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Thread: What type of Mandolin is this?

  1. #1

    Default What type of Mandolin is this?

    Hi all, absolutely new to both the instrument and this forum.

    Came across the instrument as I'm showing below. Love to know a few things about if anyone could answer these from a few pictures alone:

    Where would this instrument be from? I'm in Europe so I'm assuming this Mandolin is also.
    It looks like it has some age to it, anyone got any idea how old this one is?
    What I find very surprising is the bent headboard. Is that something you seen before? It looks like something had been glued into it.. Would that be a makers mark or something?

    For the rest i have no information at all. There are no stickers or any other labels that might suggest a certain brand, country or age. So I'm really curious if you can tell me more about it!

    If it helps i can try and take further pictures!

    I bought it for decorative purposes, but do you think it can still be played?

    Thanks in advance!
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  2. #2

    Default Re: What type of Mandolin is this?

    It looks like the product of a Klingenthal workshop- it has German tuners. This is not the same but was made by a well-known firm in the area. Yours may be newer.

    Here is a thread that looks at a mandolin with some of the same basic features. As is mentioned the name given is the maker of the tailpiece.

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  4. #3

    Default Re: What type of Mandolin is this?

    Thanks for the quick reply! Indeed in both links I see a lot of similarities between those and the one I have. What I notice now, but haven't noticed before is that the tailpiece on my mandolin appears to not be the original one. It is clear from the impressions around the tailpiece that once another type/size has been on there.

  5. #4

    Default Re: What type of Mandolin is this?

    You might want to spend time searching for photos of German mandolins from Saxony which may lead you to a maker. I have a Meinel & Herold flatback from about 1930 which has the same style headstock as on the Reverb mandolin and yours. You mentioned if it would play. The photos suggest it may well do. The simplest way to find out is to go up each course of strings fretting a note and listening for string buzz- or the note not sounding at all. The chances are this may occur towards the sound hole but if it is ringing clear for most of the fingerboard, then it will play. It does not look as though the strings are very high off the fingerboard, so it may buzz and it may not as the neck appears to be pretty good but the photo is not definitive on this. The bridge appears to be in the right place- or thereabouts, so it may have been a player a while back before you acquired it. It looks well made. There is at least one crack on the top- possibly more but although that is a shame, it will not affect its potential as a playable instrument.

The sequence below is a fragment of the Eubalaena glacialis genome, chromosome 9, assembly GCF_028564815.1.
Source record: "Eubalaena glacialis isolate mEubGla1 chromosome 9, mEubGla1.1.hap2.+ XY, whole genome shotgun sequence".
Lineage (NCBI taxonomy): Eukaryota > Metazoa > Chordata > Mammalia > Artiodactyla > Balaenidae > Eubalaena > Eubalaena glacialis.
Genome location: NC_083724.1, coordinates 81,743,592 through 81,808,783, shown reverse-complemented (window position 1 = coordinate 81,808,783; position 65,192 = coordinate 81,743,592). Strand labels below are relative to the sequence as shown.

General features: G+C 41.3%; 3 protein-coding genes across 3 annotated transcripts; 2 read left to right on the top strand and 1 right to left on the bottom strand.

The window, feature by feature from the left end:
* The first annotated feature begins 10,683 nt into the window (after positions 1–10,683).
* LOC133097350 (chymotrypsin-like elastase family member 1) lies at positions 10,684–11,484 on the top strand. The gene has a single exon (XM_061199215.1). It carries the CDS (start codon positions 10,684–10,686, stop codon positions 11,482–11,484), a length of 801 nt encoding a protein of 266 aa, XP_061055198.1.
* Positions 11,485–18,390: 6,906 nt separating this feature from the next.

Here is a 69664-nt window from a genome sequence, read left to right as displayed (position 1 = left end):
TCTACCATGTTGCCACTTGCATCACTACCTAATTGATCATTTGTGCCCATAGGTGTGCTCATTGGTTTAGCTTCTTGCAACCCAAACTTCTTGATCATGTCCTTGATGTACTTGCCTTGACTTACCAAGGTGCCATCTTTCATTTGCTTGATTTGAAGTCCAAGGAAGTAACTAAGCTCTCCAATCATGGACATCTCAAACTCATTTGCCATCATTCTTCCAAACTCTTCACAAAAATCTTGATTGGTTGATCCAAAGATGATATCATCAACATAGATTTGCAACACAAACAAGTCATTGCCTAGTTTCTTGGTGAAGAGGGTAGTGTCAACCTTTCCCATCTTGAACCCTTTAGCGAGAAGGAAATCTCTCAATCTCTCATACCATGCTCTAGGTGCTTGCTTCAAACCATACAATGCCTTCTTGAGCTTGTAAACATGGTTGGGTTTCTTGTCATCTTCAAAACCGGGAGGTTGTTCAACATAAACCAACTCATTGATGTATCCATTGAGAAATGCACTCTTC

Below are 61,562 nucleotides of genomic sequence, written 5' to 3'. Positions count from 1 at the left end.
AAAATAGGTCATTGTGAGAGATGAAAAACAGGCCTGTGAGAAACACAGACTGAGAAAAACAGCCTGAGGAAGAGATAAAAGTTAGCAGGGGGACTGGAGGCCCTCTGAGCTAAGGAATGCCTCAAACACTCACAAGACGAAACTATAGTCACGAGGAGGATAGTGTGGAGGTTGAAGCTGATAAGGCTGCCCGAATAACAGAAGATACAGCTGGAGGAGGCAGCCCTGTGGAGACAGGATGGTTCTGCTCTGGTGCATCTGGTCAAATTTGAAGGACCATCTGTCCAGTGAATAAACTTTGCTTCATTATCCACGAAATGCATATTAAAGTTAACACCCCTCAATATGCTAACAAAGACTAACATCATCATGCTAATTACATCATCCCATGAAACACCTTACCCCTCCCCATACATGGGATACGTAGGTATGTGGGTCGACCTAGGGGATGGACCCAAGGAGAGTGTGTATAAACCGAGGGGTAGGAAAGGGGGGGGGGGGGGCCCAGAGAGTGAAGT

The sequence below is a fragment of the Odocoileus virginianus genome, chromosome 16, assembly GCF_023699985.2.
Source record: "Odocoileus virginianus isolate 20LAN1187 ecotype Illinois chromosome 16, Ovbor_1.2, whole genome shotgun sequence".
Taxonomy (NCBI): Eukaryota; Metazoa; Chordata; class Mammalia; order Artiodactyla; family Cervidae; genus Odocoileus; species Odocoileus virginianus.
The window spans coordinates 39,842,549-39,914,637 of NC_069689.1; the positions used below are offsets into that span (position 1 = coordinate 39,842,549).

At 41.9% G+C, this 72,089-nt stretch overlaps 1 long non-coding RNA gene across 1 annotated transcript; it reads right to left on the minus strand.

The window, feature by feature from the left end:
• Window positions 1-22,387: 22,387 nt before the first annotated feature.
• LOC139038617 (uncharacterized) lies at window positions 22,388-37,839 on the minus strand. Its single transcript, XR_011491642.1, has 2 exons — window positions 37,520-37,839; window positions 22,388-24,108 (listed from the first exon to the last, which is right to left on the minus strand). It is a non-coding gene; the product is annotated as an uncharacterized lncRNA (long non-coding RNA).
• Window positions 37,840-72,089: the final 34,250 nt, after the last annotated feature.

6. #5

    Default Re: What type of Mandolin is this?

    As far as cracks go- it is impossible to rule them out from a photo. My mandolin which was retailed by a Milanese dealer M & Z- and exported to England- a family member had trained at Meinel & Herold and the top looks perfect but there is the tightest almost indiscernible crack which I spotted after a couple of days. It is always reckless to sell an instrument proclaiming it to be "crack free" because they are not always obvious- and the seller made no such claim for this mandolin.

    Attachment 205788

  7. #6
    Registered User
    Join Date
    Nov 2019

    Default Re: What type of Mandolin is this?

    To state the obvious:
    This mandolin is inspired by Luigi Embergher's mandolins.
    They were there the hottest sheet at the beginning of the last century (and still are).
    So you will find more or less detailed copies of his mandolins all over Europe. Might be German but always hard to tell unless you find an old catalogue with that exact model.
    Looks like your mandolin has an indentation in the headstock with glue residue as far as I can tell from the pictures. There might have been some inlay there. Also the whole top part of the headstock might have broken off at some point and then reglued.

    Overall: you have a fluted back and nice ornaments, definitely more on the higher end of the spectrum.
    You might want to show it to it to a luthier, this one has the potential to be worth an overhaul.
    Eastman MD-315, Eastman MDO-305, Kentucky KM-150, Calace 1917, Gibson A ~ 1920, Johnson resonator mando

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